1. Deploy the envoy helm chart on Google Kubernetes Engine (GKE)


    To deploy the Envoy Helm chart on Google Kubernetes Engine (GKE), you'll need to go through several steps using Pulumi. First, you need to create a GKE cluster using the gcp.container.Cluster resource. Then, you'll have to install the Envoy helm chart onto the cluster using the kubernetes.helm.v3.Chart resource.

    We will perform the following steps in our Pulumi program written in TypeScript:

    1. Create a GKE cluster: To manage Kubernetes resources a cluster is required, so we will create one using Pulumi's GCP provider.

    2. Install the Envoy helm chart: After the cluster is up and running, we connect to it and deploy the Envoy Helm chart.

    Below is a Pulumi program that achieves this:

    import * as gcp from "@pulumi/gcp"; import * as k8s from "@pulumi/kubernetes"; // Step 1: Create a GKE cluster const cluster = new gcp.container.Cluster("envoy-cluster", { initialNodeCount: 2, nodeVersion: "latest", minMasterVersion: "latest", nodeConfig: { preemptible: true, machineType: "n1-standard-1", oauthScopes: [ "https://www.googleapis.com/auth/compute", "https://www.googleapis.com/auth/devstorage.read_only", "https://www.googleapis.com/auth/logging.write", "https://www.googleapis.com/auth/monitoring" ], }, }); // Export the Cluster name export const clusterName = cluster.name; // Export the Cluster kubeconfig to connect to the Cluster from our local machine export const kubeconfig = cluster.endpoint.apply(endpoint => cluster.name.apply(name => cluster.masterAuth.apply(masterAuth => { const context = `${gcp.config.project}_${gcp.config.zone}_${name}`; return `apiVersion: v1 clusters: - cluster: certificate-authority-data: ${masterAuth.clusterCaCertificate} server: https://${endpoint} name: ${context} contexts: - context: cluster: ${context} user: ${context} name: ${context} current-context: ${context} kind: Config preferences: {} users: - name: ${context} user: auth-provider: config: cmd-args: config config-helper --format=json cmd-path: gcloud expiry-key: '{.credential.token_expiry}' token-key: '{.credential.access_token}' name: gcp `; }))); // Step 2: Install the Envoy Helm chart const envoyChart = new k8s.helm.v3.Chart("envoy", { chart: "envoy", fetchOpts: { repo: "https://envoy.github.io" }, }, { provider: new k8s.Provider("k8s-provider", { kubeconfig }) });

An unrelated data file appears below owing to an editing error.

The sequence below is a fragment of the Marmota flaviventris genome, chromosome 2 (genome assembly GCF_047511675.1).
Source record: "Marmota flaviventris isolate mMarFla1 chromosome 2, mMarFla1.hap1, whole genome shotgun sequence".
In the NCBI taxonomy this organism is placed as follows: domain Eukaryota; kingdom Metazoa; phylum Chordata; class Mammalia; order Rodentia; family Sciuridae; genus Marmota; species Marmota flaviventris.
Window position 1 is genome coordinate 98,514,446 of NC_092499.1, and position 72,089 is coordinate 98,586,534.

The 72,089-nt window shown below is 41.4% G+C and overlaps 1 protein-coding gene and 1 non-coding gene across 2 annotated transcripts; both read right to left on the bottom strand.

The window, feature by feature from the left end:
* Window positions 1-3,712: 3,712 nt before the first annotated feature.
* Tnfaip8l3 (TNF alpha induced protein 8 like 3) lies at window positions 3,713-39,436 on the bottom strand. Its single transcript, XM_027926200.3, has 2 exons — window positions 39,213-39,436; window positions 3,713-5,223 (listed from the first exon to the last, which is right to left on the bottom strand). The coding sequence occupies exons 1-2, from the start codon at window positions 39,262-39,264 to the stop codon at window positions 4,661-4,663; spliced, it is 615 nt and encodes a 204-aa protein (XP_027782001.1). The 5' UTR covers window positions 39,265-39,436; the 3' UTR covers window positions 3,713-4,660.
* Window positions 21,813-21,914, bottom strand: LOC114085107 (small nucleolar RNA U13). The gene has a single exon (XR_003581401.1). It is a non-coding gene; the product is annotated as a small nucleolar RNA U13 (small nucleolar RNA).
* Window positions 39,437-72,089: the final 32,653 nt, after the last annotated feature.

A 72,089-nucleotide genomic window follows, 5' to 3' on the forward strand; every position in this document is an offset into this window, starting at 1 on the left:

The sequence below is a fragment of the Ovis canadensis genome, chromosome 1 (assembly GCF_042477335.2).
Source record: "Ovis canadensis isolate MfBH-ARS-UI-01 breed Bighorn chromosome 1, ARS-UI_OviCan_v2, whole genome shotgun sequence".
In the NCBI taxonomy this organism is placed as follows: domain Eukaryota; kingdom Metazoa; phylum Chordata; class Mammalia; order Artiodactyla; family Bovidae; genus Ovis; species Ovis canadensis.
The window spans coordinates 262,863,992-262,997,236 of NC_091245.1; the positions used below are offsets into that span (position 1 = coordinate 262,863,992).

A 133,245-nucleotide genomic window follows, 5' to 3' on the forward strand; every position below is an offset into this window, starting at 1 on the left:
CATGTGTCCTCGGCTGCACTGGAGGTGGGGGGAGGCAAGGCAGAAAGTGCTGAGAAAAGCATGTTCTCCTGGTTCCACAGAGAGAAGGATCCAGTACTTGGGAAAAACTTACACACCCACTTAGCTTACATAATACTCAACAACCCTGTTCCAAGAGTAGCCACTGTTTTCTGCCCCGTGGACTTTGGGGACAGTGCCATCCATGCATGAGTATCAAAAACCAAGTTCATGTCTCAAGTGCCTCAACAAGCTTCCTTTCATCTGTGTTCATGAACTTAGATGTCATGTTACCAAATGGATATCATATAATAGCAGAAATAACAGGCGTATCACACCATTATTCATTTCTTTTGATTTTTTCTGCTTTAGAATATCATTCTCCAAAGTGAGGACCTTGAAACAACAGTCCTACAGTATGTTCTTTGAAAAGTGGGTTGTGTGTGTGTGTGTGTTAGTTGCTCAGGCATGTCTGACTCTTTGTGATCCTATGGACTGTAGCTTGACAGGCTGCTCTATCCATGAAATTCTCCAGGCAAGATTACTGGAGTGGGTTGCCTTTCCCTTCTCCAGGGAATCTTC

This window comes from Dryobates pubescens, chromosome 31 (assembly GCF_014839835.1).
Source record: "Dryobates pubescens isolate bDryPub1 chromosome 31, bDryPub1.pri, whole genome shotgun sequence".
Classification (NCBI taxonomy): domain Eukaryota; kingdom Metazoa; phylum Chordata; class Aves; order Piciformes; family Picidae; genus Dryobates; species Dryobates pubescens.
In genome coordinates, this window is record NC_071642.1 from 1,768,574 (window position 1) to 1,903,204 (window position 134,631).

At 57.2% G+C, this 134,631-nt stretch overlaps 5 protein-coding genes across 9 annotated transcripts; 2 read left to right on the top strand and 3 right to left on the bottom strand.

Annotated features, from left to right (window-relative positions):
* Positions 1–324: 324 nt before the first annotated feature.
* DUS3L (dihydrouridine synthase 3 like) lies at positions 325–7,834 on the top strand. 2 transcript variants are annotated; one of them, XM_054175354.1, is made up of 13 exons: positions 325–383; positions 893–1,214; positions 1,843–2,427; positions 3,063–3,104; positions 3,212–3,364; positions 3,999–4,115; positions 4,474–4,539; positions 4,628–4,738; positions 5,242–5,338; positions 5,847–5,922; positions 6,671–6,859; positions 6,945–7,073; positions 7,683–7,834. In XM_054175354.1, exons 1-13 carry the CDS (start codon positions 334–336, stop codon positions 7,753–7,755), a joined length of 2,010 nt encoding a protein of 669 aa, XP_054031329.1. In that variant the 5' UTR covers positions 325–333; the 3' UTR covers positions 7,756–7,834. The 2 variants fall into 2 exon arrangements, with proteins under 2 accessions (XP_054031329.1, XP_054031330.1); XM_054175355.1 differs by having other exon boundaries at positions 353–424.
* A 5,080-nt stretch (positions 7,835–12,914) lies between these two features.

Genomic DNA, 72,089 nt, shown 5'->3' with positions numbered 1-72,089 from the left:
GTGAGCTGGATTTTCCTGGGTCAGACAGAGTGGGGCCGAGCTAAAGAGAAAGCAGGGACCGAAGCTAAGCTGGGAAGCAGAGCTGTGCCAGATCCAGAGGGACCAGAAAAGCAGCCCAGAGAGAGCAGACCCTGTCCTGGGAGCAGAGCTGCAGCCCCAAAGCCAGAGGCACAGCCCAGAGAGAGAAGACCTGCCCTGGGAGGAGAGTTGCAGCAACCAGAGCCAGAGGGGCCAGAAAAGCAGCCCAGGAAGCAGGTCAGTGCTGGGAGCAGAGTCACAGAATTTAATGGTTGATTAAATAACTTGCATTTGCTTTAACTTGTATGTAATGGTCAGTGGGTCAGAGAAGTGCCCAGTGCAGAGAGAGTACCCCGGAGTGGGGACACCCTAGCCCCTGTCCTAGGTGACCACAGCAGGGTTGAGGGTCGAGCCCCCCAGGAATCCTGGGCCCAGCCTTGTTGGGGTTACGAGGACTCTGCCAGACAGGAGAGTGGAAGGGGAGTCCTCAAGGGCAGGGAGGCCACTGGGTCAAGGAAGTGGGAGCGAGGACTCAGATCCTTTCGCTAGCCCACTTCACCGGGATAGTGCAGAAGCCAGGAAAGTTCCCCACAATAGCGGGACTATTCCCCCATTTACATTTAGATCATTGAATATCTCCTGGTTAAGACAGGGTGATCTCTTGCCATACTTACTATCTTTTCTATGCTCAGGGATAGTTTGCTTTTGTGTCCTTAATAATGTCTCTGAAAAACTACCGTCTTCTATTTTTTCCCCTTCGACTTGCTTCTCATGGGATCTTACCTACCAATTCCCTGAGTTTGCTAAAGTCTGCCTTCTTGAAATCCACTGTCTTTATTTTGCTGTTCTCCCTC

In the above program, follow these main points:

    • A new GKE cluster named envoy-cluster is created with 2 nodes using standard machine types. The cluster is configured with the required OAuth scopes that allow it to interact with other Google Cloud services.

    • The kubeconfig is generated and exported so that you can use it to connect to the GKE cluster from your local machine using the kubectl command or other Kubernetes tools.

    • The envoyChart represents the Helm chart for Envoy. It is installed using the Pulumi's Kubernetes provider, which uses the exported kubeconfig of the GKE cluster.

    Make sure to replace the envoy in chart: "envoy" with the actual chart name or URL if it's different, and adjust the repo accordingly.

    To deploy this Pulumi program, make sure you've installed Pulumi CLI, have authenticated with GCP, and set up the required GCP project settings. Then you can run pulumi up to create the resources.

    If this is the first time deploying the application, Pulumi will ask you to save the stack, typically named dev or something similar. Once you confirm the details of the resources being created, Pulumi will proceed with the deployment.

    Remember to manage the resources properly. After you’re done with the application, you can run pulumi destroy to tear down all resources to avoid incurring unnecessary charges.